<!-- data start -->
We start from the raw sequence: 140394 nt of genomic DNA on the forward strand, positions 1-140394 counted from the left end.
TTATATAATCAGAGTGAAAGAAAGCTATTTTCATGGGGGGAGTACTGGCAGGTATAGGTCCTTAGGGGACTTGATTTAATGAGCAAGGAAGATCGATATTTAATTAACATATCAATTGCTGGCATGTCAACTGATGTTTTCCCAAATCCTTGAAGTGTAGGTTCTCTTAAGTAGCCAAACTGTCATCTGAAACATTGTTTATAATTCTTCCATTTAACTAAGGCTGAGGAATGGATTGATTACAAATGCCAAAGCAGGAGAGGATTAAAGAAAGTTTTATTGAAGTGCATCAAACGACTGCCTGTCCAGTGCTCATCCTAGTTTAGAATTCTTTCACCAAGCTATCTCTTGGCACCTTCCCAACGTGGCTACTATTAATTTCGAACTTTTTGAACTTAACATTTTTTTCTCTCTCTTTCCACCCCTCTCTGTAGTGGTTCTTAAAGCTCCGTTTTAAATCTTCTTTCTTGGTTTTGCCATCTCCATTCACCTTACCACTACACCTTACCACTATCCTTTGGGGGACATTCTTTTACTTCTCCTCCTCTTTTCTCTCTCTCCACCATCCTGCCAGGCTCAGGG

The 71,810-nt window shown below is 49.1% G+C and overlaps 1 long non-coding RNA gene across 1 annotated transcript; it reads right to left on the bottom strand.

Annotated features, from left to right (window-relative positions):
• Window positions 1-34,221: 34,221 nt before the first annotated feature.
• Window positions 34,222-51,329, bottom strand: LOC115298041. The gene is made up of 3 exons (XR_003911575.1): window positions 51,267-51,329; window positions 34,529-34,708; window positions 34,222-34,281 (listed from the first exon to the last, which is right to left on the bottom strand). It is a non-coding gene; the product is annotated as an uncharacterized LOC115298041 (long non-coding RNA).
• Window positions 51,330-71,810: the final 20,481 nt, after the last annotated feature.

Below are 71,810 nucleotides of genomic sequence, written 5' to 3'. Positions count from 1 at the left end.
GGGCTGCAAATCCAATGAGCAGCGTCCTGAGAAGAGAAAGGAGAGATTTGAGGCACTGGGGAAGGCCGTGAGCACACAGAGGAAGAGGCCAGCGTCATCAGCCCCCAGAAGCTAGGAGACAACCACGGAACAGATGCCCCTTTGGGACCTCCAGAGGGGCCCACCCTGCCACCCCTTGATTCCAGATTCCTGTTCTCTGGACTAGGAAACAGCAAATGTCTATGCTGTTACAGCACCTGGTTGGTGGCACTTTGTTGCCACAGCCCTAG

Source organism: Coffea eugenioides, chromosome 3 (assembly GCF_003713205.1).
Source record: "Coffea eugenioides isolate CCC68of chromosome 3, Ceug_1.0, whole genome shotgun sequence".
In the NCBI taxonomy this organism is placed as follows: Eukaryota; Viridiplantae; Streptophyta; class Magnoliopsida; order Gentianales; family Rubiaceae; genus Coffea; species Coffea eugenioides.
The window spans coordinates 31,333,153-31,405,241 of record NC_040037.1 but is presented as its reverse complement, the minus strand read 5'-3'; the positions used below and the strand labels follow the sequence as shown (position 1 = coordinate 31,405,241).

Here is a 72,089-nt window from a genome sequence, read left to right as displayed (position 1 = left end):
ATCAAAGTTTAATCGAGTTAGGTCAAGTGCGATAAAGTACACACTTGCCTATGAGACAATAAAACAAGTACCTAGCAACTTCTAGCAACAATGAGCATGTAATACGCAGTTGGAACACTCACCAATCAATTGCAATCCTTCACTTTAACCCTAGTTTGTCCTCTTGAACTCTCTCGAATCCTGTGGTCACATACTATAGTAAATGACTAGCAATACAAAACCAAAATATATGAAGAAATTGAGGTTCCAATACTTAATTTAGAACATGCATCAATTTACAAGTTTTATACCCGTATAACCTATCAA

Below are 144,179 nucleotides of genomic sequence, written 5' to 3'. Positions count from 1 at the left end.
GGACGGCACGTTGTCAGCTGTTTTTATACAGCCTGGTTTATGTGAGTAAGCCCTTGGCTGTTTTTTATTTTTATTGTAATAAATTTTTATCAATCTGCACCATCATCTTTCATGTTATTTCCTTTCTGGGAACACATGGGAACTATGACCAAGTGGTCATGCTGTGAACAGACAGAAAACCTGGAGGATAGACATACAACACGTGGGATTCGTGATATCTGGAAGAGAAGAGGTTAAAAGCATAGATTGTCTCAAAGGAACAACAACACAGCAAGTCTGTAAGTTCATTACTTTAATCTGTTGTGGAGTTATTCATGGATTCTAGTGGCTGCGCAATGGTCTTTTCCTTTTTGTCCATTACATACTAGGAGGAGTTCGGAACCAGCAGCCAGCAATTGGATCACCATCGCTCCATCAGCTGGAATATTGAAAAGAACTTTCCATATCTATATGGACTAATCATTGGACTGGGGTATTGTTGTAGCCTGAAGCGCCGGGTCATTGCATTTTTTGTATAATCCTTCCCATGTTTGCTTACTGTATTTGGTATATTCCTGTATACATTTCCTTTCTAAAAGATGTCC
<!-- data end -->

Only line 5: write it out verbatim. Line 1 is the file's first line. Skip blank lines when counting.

• Window positions 1-34,221: 34,221 nt before the first annotated feature.